Results Up    Down

Socio-demographic characteristics of respondents: the age of the respondents ranged from 18 years to 48years with a mean of 30.2±5.56 years and 28.9±6.46 years among the urban and rural respondents respectively. Similarly, majority had a parity of 1-4, 54.3% and 48.9% in both urban and rural communities; with a mean parity of 3.62 ±1.58 and 3.52 ±1.74 respectively. Majority of the respondents, 48.4% and 41.1% had secondary education in both urban and rural communities. In both the urban and rural communities, majority of the respondents had delivered 24 months or less accounting for 53.4% and 66.6% respectively as shown in Table 1.

Quality of maternal health services among respondents: in both the urban and rural communities, majority of the respondents had only 1-3 visits for antenatal care making up 63.5% and 70.3% respectively. More than a half of the respondents, 59.4% and 64.8% had booked for antenatal care after 20 weeks of gestation in the urban and rural communities respectively with no statistically significant association (p > 0.05) as shown in Table 2. Only 62.6% of the urban respondents had blood pressure measurement during antenatal care compared to 92.7% in the rural communities and the difference is statistically significant (p < 0.05) Similarly, more than 90% of the respondents in both urban and rural communities had routine investigations done and received medications during antenatal care. About one-half 49.3% and 57.5% of the respondents had received information about warning signs in the urban and rural communities respectively. Majority of the respondents, 80.8% in the urban communities had received postnatal care compared to 76.3% in the rural communities with no statistically significant difference (p > 0.05). Similarly, over 70% of the respondents had been examined during their visits in both communities with no statistically significant difference (p > 0.05). Only 6.8% in the urban communities had used contraception compared to 4.1% in the rural communities (p > 0.05). Likewise, only 2.7% and 0.9% of the respondents had Pap smear taken in the urban and rural communities (p < 0.05).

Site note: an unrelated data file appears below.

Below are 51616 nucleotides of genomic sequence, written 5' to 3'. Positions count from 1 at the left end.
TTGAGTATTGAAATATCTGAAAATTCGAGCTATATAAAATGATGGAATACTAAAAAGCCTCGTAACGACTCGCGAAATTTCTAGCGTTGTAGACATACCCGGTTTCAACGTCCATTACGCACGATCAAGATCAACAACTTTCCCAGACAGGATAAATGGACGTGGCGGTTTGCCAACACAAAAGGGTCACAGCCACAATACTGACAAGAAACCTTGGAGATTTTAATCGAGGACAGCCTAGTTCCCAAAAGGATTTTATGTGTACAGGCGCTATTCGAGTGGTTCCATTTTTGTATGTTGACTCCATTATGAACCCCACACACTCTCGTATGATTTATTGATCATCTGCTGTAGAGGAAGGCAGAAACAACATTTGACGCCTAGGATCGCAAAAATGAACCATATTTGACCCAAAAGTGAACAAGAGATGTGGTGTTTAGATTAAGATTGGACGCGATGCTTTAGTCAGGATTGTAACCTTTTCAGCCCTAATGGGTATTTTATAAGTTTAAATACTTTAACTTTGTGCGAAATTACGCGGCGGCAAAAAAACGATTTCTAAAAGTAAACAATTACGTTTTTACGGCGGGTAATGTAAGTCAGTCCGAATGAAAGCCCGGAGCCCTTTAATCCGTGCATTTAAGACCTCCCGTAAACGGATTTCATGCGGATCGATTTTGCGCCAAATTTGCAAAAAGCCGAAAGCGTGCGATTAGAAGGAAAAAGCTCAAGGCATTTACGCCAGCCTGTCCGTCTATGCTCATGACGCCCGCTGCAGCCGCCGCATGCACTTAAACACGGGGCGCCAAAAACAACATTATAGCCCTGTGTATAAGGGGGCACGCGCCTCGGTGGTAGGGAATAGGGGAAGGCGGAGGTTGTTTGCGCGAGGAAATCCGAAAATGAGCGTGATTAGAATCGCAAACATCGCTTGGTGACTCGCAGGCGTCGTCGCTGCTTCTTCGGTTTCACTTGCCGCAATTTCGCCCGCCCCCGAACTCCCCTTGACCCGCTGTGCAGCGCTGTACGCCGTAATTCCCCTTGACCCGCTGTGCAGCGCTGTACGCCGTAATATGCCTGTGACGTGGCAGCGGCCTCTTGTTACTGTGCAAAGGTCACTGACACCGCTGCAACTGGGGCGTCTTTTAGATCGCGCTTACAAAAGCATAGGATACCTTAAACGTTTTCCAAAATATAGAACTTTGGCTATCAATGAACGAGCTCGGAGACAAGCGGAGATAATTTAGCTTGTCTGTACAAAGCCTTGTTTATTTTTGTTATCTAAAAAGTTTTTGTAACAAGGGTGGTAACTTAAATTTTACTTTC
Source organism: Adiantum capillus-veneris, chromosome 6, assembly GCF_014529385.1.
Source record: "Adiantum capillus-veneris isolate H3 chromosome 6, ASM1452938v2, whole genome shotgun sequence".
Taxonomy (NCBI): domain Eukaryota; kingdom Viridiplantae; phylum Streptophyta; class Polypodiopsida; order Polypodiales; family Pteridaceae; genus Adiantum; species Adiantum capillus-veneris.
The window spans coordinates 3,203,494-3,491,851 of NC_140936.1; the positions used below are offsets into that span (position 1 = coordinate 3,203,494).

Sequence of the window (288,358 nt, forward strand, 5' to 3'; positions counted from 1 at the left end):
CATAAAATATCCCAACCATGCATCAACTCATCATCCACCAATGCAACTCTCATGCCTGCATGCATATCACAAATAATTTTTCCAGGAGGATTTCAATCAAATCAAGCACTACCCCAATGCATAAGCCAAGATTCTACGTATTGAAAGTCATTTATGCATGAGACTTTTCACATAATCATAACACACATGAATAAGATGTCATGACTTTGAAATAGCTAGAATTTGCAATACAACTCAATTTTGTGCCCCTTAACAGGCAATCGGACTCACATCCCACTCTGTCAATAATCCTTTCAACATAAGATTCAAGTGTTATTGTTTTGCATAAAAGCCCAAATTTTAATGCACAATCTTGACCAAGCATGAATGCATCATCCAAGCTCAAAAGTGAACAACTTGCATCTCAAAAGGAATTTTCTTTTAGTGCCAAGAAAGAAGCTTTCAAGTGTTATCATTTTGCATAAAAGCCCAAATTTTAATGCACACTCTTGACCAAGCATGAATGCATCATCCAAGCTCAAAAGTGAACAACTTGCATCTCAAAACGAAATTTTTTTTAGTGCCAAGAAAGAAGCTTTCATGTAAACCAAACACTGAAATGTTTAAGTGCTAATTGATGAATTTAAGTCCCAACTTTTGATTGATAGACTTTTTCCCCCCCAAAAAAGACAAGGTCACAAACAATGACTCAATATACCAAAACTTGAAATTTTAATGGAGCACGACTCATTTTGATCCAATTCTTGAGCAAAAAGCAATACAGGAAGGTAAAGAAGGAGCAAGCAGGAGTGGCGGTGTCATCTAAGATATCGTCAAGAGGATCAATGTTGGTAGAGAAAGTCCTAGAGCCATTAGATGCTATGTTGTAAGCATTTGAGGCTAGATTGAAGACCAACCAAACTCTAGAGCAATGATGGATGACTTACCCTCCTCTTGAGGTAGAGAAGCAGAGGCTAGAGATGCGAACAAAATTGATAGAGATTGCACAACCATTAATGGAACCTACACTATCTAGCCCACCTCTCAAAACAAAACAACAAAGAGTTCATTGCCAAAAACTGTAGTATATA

Satisfaction of clients with quality of delivery services: majority of the women (70.3% and 63.0%) were completely satisfied with the delivery services in the urban and rural communities respectively compared to 9.1% and 14.6% who were dissatisfied with the delivery services as shown in Table 3. About two-thirds of the clients, 67.6% and 65.3%, in both the urban and rural communities respectively were completely satisfied with the quality of care received. On the other hand, about 9% were dissatisfied with the care received compared to 6.9% in the rural communities as shown in Figure 1.

Key informant interviews: the key informants´ narratives were based on the below thematic areas.